Ridge Theatre 1950-

Ridge Theatre, 1950- 2013

My own neighborhood has lost an old theatre too, the Ridge (1950-2013). It was not as gorgeous as the Rio, but nonetheless much loved. The ground floor is now a Loblaws Market (infamous for its participation in a massive bread price-fixing scheme for years which cheated food shoppers) with yet more condos above. The old ‘Ridge’ neon sign sits on top of the building — a constant reminder of what we’ve lost forever.

 

2017 in review

Carla

Front: Carol, Judy, me, Donna. Back: Carla, Peter

2017 brought losses — friends Peter and Carla, and I’m afraid Georgina too. Two others no longer remember me. I’ll miss them also. However, I met Grace and Howard this year, and look forward to getting to know them better. Linda, too, came into my life and she’s a treasure. I’ve met Marion in our new Tai Chi class and since Val’s in it too, I’ll get to see more of them both.

Didn’t go anywhere in 2016. Couldn’t even walk! Wasted dollars on travel health insurance I never used. 2017, too, began dismally. Something had to be done. Bless Judy, she came with me to see Dr. Gredanis and filled out forms for me to get a new hip. Friends and neighbors like Amy and David, Wayne and Mairona, Linda, Vinson, Judy, Marlene, and others kept cabinets and fridge stocked and got me wherever I needed to go.

2017 also brought some accomplishments. Our book club’s list of ‘Books Read’ is now over 200! We’re pleased with ourselves. I organized a new Tai Chi class with help from Jean, our kind new instructor. She’s absolutely the right person to lead us. Some of the old gang had nagged about missing the class, Jean happened along and viola. We have a class! I then realized my own balance needs a lot of work, so it’s all good.

My new hip happened on March 17, with Susan at my side. Rafi came afterwards. They didn’t want me home alone between hospital discharge and Rafi’s visit, so dear Trudy came to stay. Samantha dropped in on a Sunday morning for the real biggie. I wanted to see if I could manage a real bath. (I love baths.) I made it! Talk about joy….

Hamming it up

Having fun in Nevada

I traveled in 2017. July found me in Nevada, visiting daughter Susan and her Michael. Why not make it a birthday celebration? The San Francisco contingent joined us and spent the week, and dear Joe, all the way from L.A. made it a birthday I’ll never forget. He ordered bagels, smoked salmon, and cream cheese for our breakfast, plus a huge birthday balloon, all delivered from Reno up to us in the mountains! He hand painted a lovely coffee mug, which waited for me in a package with coffee and cookies for added pleasure. What a guy!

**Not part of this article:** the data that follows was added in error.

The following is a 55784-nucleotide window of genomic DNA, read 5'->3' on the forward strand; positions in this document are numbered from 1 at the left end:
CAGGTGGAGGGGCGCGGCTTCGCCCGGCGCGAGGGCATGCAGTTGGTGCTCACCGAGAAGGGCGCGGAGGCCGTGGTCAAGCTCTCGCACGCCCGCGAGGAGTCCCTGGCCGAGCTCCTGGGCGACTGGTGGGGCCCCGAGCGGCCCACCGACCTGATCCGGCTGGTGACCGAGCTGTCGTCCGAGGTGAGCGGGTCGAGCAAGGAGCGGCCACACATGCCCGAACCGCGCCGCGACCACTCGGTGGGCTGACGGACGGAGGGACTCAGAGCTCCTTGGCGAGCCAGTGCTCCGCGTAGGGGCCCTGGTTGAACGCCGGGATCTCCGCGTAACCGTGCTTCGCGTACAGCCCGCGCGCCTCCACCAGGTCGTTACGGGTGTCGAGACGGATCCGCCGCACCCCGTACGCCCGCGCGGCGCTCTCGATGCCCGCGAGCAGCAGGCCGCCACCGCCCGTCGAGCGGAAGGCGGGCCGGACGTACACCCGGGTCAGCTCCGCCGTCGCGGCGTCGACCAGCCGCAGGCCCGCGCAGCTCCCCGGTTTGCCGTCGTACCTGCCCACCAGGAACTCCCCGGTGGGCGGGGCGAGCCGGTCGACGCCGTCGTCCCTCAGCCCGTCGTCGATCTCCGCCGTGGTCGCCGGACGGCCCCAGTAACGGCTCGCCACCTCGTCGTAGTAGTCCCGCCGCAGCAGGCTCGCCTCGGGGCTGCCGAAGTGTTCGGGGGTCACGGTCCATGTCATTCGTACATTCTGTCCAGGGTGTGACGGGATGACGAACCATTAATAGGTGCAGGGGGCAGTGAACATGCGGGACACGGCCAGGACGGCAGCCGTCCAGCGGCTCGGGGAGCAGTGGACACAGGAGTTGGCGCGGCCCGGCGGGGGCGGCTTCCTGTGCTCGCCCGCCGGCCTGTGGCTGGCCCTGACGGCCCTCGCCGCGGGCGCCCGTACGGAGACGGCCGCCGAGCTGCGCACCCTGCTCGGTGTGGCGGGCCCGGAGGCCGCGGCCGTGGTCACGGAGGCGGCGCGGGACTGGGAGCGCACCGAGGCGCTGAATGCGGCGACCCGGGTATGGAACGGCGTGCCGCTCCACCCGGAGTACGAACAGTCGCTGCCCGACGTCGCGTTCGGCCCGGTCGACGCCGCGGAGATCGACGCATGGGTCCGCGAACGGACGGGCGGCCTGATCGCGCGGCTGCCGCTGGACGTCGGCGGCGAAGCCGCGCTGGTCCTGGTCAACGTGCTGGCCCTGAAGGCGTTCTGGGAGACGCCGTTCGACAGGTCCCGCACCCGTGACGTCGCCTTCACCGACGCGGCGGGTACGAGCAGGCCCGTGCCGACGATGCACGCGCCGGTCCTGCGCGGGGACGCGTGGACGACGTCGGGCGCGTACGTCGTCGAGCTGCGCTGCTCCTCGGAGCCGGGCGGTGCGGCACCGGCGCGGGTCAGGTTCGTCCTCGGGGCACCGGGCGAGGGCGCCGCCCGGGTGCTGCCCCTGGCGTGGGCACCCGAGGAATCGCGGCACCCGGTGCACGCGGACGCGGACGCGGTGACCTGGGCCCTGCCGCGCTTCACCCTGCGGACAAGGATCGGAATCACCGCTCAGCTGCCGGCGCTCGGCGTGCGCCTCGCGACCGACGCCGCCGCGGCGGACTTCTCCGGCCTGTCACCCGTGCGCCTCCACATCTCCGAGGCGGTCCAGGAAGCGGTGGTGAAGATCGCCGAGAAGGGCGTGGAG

Joe had called regularly while I was in hospital and was the one who realized my nausea was due to the morphine. (I’d assumed I was having a vestibular reaction to the stress of surgery.) He was right! Joe’s often right.

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Joe, me, Rebecca

The next trip was to my kids in San Francisco, where I

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Joe’s Susan and me in their gift, a RED wrap

was spoiled rotten again. I got to see my Chandra climb the scaffolding most days while the outside of their home was being painted. (Rafi, like me, is uncomfortable with heights.) Then, I took the train to L.A., and stayed with my kind-of (but no less beloved) kids Rebecca and Brian, who spoiled me rotten yet again, and so if you notice how spoiled I am, you know why. Joe’s Susan invited us to a lovely family dinner, where Joe and I ‘entertained’ with a short skit he wrote. We exchanged gifts and hugs — it just doesn’t get better.

LadyonbikeThese are not all the 2017 happenings. I quickly returned to Keno’s exercise classes and worked really hard at trying to regain my leg muscle strength, Wayne lent me (then told me I could keep) a ‘stepper’ which I’ve been using to help me get stronger, and after two years being unable to use it, I’m finally back on my Exercycle.
It was a very good year…..

 

Our schools teaching LGBTQ issues….

Muriel2017

photo by Chandra Joy Kauffmann

Our schools have introduced a program to teach children about Lesbian, Gay, Bisexual and Trans-gender issues. Good. I applaud the program. If it’s truly successful I’m sure less people will suffer.

One school trustee has criticized the new policy, calling it ‘child abuse’. What? I hope he’ll be promptly replaced by a more forward-thinking, knowledgeable trustee. The man is ignorant and very much behind the times.

For the most part, when I was in high school during the early 1950s, we didn’t even know homosexuality existed. I certainly didn’t. There was an unhappy girl in our class who, by the way, excelled in sports — something most of us didn’t participate in unless we were required to.

“I wish I were a boy,” she’d tell me, her eyes sad as she said so. It WAS sad. I felt sorry for her. She was what we would now call ‘Butch’. (I remember her name but will not use it. If I still exist, she may too.) I do, however, think of her often and hope she found her place in life and became comfortable with who and what she was meant to be.

In those days many gay people married, not wanting to admit to their families, or at times even to themselves, who and what they really were. It was not acceptable. This led to unhappiness for everyone. Wouldn’t it be better if we were all free to be who we are?